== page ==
Feeling crabby in the week of blue Monday? Apparently the word “crabby” meaning grumpy or irritated, may come from the bitterness of the crab apple! Perhaps you’ve been out wassailing in your apple trees this week?
Last month Julia shared a lovely blog about apples – this one covers a bit more about the folklore of the crab apple, a tree that is brilliant for wildlife in your garden. My sparrows certainly love it.
Thanks Julia, fascinating stuff!
The Folklore of Apple trees
The crab apple is the only indigenous apple in the UK. It is said to be used in Druid rituals as the star that forms when the apple is sliced in half across the middle resembles a natural pentagon, (a five-pointed star).
Many other folk tales are found in England, Scotland and Wales in druid folklore. The most well-known and thus revived today, is Wassailing. Central to this custom/festival is a drink which is made with cider, and drunk in the orchards in November on the first of the Druids Day Of The Apple. Another similar celebration occurs on the Old Twelfth Night, a celebration thought to ward off evil spirits and beseech the trees to have a fine harvest the following year.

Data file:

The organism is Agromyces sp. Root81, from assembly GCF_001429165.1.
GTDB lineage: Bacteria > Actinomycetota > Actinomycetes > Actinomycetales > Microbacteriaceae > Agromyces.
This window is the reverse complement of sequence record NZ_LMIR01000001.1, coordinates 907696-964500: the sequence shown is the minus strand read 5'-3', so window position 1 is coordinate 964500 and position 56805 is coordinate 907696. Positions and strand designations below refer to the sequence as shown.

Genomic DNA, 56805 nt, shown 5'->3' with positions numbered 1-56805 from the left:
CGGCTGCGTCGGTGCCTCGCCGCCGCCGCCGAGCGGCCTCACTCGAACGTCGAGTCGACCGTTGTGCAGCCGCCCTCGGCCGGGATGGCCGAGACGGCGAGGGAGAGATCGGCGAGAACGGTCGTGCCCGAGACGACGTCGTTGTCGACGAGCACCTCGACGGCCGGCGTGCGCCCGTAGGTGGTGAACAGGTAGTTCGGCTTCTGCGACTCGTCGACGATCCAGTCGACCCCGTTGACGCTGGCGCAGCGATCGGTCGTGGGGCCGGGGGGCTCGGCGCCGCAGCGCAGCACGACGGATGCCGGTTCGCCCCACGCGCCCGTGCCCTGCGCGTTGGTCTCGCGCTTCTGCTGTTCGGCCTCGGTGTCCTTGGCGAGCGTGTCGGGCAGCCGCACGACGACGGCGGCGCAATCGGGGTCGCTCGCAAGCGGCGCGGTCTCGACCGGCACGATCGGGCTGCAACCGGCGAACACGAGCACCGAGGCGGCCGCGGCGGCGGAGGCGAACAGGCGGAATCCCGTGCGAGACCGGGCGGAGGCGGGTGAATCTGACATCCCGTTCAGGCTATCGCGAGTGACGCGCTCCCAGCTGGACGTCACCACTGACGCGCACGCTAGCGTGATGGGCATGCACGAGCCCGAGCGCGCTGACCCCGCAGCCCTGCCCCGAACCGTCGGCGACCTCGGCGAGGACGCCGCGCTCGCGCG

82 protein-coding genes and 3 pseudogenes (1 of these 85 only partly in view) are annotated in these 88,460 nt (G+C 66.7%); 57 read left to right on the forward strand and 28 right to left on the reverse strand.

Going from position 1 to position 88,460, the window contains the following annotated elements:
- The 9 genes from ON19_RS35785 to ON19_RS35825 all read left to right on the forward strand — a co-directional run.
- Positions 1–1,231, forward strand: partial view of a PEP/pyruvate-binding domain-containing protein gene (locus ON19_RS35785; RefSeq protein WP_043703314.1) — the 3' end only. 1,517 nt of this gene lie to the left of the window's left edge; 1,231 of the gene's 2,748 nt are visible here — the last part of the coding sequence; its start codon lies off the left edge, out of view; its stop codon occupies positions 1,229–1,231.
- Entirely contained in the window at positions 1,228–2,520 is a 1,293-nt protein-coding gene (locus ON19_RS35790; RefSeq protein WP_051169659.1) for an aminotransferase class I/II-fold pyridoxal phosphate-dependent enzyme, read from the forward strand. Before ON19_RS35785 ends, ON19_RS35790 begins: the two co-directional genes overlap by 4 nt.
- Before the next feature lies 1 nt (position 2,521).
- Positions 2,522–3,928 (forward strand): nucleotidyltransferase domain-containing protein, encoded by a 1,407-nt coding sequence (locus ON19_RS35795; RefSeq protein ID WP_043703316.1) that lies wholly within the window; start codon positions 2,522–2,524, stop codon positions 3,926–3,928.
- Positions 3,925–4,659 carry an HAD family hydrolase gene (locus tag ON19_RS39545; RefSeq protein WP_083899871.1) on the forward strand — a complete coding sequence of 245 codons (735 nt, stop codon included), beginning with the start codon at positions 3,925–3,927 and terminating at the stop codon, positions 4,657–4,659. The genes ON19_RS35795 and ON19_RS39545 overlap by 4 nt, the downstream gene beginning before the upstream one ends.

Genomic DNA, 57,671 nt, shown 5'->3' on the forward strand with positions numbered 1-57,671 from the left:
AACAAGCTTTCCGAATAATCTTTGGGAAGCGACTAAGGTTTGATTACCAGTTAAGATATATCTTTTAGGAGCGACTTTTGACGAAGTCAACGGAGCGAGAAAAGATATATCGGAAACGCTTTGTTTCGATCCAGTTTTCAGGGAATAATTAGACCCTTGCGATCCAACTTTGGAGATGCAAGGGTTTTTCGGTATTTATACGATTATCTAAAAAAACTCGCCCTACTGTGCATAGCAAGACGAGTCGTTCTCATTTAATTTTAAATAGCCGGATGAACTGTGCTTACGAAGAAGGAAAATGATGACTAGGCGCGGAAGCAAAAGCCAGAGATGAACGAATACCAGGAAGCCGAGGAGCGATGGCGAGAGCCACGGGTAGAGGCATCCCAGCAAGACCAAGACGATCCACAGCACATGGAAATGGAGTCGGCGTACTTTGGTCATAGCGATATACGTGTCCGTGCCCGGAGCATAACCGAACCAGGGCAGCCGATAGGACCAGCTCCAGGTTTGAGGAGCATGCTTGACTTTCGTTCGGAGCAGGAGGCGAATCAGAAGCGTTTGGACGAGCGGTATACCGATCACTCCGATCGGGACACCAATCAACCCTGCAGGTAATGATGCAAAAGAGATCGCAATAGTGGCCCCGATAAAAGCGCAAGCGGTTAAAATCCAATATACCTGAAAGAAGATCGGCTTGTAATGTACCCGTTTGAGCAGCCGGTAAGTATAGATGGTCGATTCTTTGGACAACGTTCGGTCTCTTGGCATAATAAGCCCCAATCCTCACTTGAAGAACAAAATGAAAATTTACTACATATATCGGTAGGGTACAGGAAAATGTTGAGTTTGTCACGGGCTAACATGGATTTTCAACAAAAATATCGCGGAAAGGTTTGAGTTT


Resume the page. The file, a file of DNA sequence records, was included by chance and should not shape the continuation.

Modern 12th night falls on the 5th Jan, but the Old Twelfth night falls on the 17th of January due to a change in the calendar in the 18th Century.
Then are other customs like apple bobbing, used historically in traditional rituals and now, mostly, associated with Halloween.
Apple trees are steeped in folklore all around the world. In the Christian faith, the apple is the tree of forbidden knowledge, which gave Adam and Eve the knowledge of good and evil.
In Norse tradition the apple is the tree of immortality.
The apple tree is important in Greek mythology too. The earth goddess, Gaia, gave Hera the supreme goddess an apple tree when she married Zeus. It was fiercely guarded thereafter.
In Polish folklore it is the dream tree and its thought to induce dreams. In other European customs the medieval church believed that an enchanted apple given to a victim caused demonic possession, hence the story of Snow White.
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